The GMMK Compact comes with tactile Gateron Brown switches from the factory. These are a decent middle ground for most users, but you can, of course, swap in any MX-compatible switches you want. The five-pin sockets Glorious use make the GMMK keyboards compatible with almost every switch available right now.
You also get the standard 61-key layout typical of 60% boards with no oddly-sized keys in the bottom row. This makes it easier to find an aftermarket keycap set that fits your style if the stock double-shot ABS keycaps aren’t to your liking.
The GMMK Compact uses a “floating key” design like the Razer Huntsman Mini and most of Corsair’s mechanical keyboards. The switches jut out from the keyboard case itself and aren’t sunk into the case (like the HHKB Pro 2, for example). This doesn’t affect performance or quality and is primarily an aesthetic choice. I’m not necessarily a fan myself, but it’s also not something worth getting too worked up about either.
You can also get the GMMK Compact Barebone Edition that ships without switches or keycaps if you already know what you want. But we’d recommend most first-time buyers to get the prebuilt version.
The prebuilt GMMK Compact is one of the best 60 percent keyboards to get if you’re just starting to seriously get into the hobby. You get a set of switches and keycaps to use and get familiar with while you brush up on your switch knowledge.
Find a new switch you think you’ll like? Swap the old ones out and the new ones in, and you’re ready to click and clack all night. If there was ever a gateway drug keyboard, this might just be it.
4. Anne Pro 2
|Switch Types||• Gateron (Red/Blue/Brown)
• Kailh Box (Red/White/Black/Brown)
• Cherry MX (Red/Blue/Brown/Silver)
|Keycap Material||Double-shot PBT|
|Dimensions (W x D x H)||11.2 x 3.8 x 1.6 inches|
One of the most significant benefits of a compact keyboard is its portability. But portability takes a hit if you still have to connect your keyboard using a cable. That’s where wireless 60% keyboards come in, and the Anne Pro 2 is one of the best ones available right now.
The Anne Pro 2 is a 61-key keyboard with mechanical switches from Gateron, Kailh, or Cherry. The switches come in the standard linear (Red and Black), tactile (Brown), and clicky (Blue and White) variants. You won’t get any enthusiast-grade options like Kailh Box Jades, but the Anne Pro 2’s switch choices cover the basics adequately.
The Anne Pro 2 has a standard 60% layout with shine-through double-shot PBT keycaps. Most RGB keyboards used to use less-durable ABS plastic for their keycaps, but we’re glad that even mainstream boards are now coming with PBT keycaps that won’t shine or wear down like ABS keycaps.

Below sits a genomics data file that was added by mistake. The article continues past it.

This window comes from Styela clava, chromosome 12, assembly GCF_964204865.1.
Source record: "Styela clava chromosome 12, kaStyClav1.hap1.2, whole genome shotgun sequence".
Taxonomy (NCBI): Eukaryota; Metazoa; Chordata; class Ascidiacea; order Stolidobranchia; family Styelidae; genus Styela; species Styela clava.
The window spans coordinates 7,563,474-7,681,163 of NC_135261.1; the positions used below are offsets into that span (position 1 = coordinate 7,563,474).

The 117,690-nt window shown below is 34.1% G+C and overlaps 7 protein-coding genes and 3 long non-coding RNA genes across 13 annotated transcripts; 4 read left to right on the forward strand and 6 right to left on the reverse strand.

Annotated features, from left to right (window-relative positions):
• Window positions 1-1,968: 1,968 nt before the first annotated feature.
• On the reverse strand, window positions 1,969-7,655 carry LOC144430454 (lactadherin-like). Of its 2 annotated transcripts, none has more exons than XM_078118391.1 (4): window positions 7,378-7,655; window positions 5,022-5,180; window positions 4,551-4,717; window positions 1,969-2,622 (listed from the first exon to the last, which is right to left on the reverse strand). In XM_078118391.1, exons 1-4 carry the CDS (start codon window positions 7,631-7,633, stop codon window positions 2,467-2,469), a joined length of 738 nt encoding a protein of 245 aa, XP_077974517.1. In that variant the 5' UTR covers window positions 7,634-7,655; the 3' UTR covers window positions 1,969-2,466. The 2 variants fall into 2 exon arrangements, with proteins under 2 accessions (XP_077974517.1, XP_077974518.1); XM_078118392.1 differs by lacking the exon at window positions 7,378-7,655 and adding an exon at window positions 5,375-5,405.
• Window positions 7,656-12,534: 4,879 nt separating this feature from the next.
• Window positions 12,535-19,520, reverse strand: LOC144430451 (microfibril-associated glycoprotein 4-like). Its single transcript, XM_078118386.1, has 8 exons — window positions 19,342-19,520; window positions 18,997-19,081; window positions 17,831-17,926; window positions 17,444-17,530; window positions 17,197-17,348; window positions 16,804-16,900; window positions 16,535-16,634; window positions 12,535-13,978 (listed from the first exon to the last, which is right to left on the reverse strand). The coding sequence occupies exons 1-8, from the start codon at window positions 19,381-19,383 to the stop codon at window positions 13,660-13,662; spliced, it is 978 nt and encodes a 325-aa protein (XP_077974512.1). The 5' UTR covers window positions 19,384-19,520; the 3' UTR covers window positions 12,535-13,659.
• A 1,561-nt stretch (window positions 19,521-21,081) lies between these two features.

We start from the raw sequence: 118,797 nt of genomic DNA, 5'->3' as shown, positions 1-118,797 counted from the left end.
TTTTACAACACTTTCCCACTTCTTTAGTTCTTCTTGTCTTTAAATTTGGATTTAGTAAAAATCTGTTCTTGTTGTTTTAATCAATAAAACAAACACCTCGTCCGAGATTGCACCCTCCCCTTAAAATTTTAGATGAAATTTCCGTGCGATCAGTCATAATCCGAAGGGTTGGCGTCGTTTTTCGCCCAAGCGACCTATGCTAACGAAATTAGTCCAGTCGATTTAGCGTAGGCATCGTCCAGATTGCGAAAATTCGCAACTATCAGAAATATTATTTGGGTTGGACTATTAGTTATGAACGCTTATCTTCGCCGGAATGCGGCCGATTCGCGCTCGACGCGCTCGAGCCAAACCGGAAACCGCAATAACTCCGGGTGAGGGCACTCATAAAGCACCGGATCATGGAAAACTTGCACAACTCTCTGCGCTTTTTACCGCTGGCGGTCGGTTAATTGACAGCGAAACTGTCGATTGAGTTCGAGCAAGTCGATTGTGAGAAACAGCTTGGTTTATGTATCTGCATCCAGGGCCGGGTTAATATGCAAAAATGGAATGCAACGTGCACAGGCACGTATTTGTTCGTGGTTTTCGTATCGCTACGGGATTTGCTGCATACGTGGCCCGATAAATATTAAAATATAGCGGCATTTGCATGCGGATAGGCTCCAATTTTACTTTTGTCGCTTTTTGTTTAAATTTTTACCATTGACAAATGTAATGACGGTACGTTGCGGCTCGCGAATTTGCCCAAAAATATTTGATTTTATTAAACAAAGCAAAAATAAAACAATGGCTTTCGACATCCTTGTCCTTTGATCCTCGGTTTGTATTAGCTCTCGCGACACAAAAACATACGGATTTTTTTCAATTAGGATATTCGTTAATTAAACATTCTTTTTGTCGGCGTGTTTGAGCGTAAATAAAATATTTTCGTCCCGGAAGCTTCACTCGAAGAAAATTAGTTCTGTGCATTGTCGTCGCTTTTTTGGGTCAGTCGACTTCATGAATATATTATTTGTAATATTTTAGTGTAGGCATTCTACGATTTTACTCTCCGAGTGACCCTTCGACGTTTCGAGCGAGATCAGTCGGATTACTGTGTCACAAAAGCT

The Anne Pro 2 connects wirelessly via Bluetooth LE5.0 and is powered by a rechargeable 1900 mAh lithium-ion battery. Anne Pro claims “up to 8 hours” of wireless usage and has included an on/off switch to save battery life when you’re not using the keyboard.
You can also download the ObinsLab Starter Companion Software that lets you create up to 16 macros (each capable of “300+ characters”) and customize aspects of the Anne Pro 2. These include per-key RGB lighting and fully programmable keys, which lets you remap any key to your heart’s content.
Want to swap keys around or use a different layout like Colemak? The Anne Pro 2 and other programmable boards will let you do that.
All in all, the Anne Pro 2 is an excellent wireless 60% keyboard. It’s not the flashiest or most extravagant mechanical keyboard out there, but it does its job reliably and affordably. The Anne Pro 2 comes in black and white.
|Switch Types||• MX-style hot-swappable
• Gateron Optical (Black/Blue/Brown/Red/Yellow/Green)
|Keycap Material||Thermal sublimation PBT|
|Dimensions (W x D x H)||11.6 x 4.1 x 1.8 inches|
Almost all 60% keyboards sacrifice dedicated arrow keys for the sake of compactness, relegating them to a secondary function layer. While I don’t think it’s hard to get used to this, some users will find the inability to immediately reach for arrow keys to be a huge deal-breaker.
Enter the Epomaker SK64, a hot-swappable 64-key keyboard that adds the four dedicated arrow keys and a Delete key to the standard 60% layout. It’s a decision that solves some of the problems of the 60% layout, albeit with some sacrifices. The right Shift is the size of a standard key now, and the SK64 also lacks the usual right Alt and Control keys.
The slightly different layout poses a couple of challenges. Firstly, it makes finding replacement keycaps somewhat harder, as not all sets will have the correct right Shift and modifier keys for this layout.
The SK64 is at least available in a few different color schemes, which may help reduce the need for replacement keycaps. There’s White (linked above), Black, Grey Black, Grey White, Panda, and Pink White.
Secondly, the layout will take some getting used to, even if you’re already familiar with 60% keyboards. The short right Shift, in particular, can pose some issues early on. Of course, if you’re adamant about arrow keys in a strict 60% layout, these are probably sacrifices you’re willing to make.
If you don’t need the arrow keys, though, you should look at the other boards on our list first. That said, the Epomaker SK64 isn’t a bad keyboard overall. Build quality is solid for the price, and it’s definitely worth investigating if you’re after arrows or just want something a little bit different.
Epomaker also makes a version with Bluetooth connectivity called the Epomaker SK64S, which will set you back an extra $30.
|Switch Types||• MX-style hot-swappable
• Royal Kludge switches (Red/Blue/Brown)
|Keycap Material||Double-shot ABS|
|Dimensions (W x D x H)||11.5 x 4 x 1.5 inches|